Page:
Wednesday, July 20, 2011

More on Tim Hudak and the abortion kerfuffle

This is not really going to go anywhere.

[Abortion] isn't nearly as inflammatory now as it used to be. The general population, and the media, are way ahead of the politicians and the partisans who advise them. The war for abortion rights in Canada is receding ever further into history and, concurrently, the slogans and stridency necessary during that war seem ever more overwrought to younger generations when they're used against people who are, for example, simply uneasy about abortion.


Mr. Hudak's 1995 statement on abortion isn't particularly extremist, and it does nobody much good to pretend otherwise. The belief that politicians can't talk about abortion comes from the same font of conventional wisdom that says they can't talk about other important things - notably health care, immigration and First Nations issues. It's not true, and we'd be better off realizing it.

It's a good news, bad news scenario.

The good news is that we can talk about abortion now. Nobody is going to crucify you in the public square for opposing abortion, in and of itself.

The bad news is that pro-lifers keep voting for these do-nothing pro-lifers, in the vain expectation that this will somehow do the cause some good.

Only when we start demanding more of our politicians will advance the pro-life cause.

Now, you might be saying to yourself: if we vote for someone who might do something, then the voters might rebel.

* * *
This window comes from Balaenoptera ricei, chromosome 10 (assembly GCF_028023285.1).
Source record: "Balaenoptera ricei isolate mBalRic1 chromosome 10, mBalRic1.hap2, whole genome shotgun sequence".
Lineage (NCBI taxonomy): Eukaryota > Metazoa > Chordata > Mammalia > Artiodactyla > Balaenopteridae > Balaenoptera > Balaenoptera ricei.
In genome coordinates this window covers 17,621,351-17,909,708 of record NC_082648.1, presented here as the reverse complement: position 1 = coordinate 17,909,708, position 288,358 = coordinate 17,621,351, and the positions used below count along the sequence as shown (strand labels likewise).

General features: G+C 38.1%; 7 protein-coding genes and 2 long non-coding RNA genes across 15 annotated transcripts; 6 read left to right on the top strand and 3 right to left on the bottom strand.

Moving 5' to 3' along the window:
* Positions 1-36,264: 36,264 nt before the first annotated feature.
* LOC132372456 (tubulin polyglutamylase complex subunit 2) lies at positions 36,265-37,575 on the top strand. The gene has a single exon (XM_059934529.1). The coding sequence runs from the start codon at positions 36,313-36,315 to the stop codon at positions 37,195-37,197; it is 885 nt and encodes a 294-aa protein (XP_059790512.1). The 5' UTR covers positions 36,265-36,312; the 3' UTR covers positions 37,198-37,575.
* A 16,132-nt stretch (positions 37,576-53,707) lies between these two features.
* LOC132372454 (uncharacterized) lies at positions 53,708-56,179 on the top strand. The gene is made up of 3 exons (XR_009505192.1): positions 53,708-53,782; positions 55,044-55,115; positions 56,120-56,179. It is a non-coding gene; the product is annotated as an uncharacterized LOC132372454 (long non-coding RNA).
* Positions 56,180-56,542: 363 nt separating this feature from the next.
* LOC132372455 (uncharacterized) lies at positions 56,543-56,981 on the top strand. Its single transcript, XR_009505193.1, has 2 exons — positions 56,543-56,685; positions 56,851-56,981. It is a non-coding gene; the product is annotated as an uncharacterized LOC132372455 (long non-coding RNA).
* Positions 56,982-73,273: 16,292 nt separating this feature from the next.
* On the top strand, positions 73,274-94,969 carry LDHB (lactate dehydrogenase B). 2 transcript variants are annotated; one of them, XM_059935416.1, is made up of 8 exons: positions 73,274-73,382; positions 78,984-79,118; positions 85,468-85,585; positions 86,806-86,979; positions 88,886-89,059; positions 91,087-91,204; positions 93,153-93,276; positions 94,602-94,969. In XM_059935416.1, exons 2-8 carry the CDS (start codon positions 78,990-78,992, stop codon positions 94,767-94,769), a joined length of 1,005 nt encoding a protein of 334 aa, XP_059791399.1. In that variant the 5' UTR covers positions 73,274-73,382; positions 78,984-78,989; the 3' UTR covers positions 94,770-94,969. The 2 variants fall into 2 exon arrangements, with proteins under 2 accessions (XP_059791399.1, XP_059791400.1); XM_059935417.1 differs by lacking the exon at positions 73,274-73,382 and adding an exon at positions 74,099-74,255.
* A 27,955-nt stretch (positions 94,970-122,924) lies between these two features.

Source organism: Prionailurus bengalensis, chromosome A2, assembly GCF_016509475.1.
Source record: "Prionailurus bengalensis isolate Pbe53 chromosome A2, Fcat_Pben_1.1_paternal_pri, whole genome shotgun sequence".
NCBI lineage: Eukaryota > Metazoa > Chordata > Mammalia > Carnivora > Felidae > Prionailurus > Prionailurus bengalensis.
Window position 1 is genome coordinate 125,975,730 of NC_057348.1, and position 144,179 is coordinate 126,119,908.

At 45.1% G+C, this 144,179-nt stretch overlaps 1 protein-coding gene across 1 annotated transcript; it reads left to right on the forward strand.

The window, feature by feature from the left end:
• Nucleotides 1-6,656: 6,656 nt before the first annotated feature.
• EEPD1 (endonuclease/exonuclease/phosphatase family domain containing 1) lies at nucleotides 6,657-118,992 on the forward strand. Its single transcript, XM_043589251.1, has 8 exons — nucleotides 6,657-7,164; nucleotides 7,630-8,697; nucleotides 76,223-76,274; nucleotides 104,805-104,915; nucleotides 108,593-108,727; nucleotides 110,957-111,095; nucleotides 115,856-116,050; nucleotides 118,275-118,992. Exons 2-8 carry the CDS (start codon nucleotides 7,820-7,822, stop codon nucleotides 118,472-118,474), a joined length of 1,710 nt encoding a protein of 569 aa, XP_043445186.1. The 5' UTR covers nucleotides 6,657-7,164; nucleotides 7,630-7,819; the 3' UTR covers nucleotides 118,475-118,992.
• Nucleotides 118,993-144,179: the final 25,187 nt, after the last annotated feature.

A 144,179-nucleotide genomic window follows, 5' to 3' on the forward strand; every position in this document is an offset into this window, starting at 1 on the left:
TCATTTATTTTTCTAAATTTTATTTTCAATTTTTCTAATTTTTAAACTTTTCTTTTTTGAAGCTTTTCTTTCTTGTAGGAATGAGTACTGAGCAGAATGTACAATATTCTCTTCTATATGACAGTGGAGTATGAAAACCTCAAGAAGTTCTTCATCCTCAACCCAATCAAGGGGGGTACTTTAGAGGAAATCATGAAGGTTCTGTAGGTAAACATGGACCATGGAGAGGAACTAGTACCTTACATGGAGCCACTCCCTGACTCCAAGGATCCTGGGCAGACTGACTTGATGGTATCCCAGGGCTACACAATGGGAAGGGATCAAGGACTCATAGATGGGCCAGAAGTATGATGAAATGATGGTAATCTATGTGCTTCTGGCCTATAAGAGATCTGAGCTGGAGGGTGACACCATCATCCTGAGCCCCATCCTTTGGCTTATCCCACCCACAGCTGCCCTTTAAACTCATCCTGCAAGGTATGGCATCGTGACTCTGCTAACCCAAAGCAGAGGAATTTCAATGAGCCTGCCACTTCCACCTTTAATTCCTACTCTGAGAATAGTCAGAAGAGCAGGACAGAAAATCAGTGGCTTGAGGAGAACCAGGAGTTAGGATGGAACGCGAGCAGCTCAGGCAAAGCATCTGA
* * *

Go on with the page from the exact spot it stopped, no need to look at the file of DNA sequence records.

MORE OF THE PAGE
Not necessarily.

Quebec has a very interesting perinatal policy, which was drafted by Phillippe Couillard, former Quebec Liberal Health Minister, one of the most pro-abortion politicians ever to seat in a legislature (he tried to recruit late-term abortionists!)

Here's another idea: what if the Ontario government bought airtime for anti-abortion spots.

For instance, something really straight forward like: abortion takes a human life.

And that's all they did.

Now a government ad doesn't change the world, but it would be culturally significant.

There are other things that could be done, too.

But nobody wants to do anything.

I suggest one of the reasons is that pro-lifers have allied themselves with people who are strongly supportive of abortion.

You can't fight abortion with people who support it. You can ally yourself with people who don't care about abortion, because they won't stop you, but you can't share the same party with people who support abortion, and expect there to be progress.

Pro-lifers, you have to demand more of politicians, and not just hope for power. If power is what it's all about, you might as well re-elect McGuinty.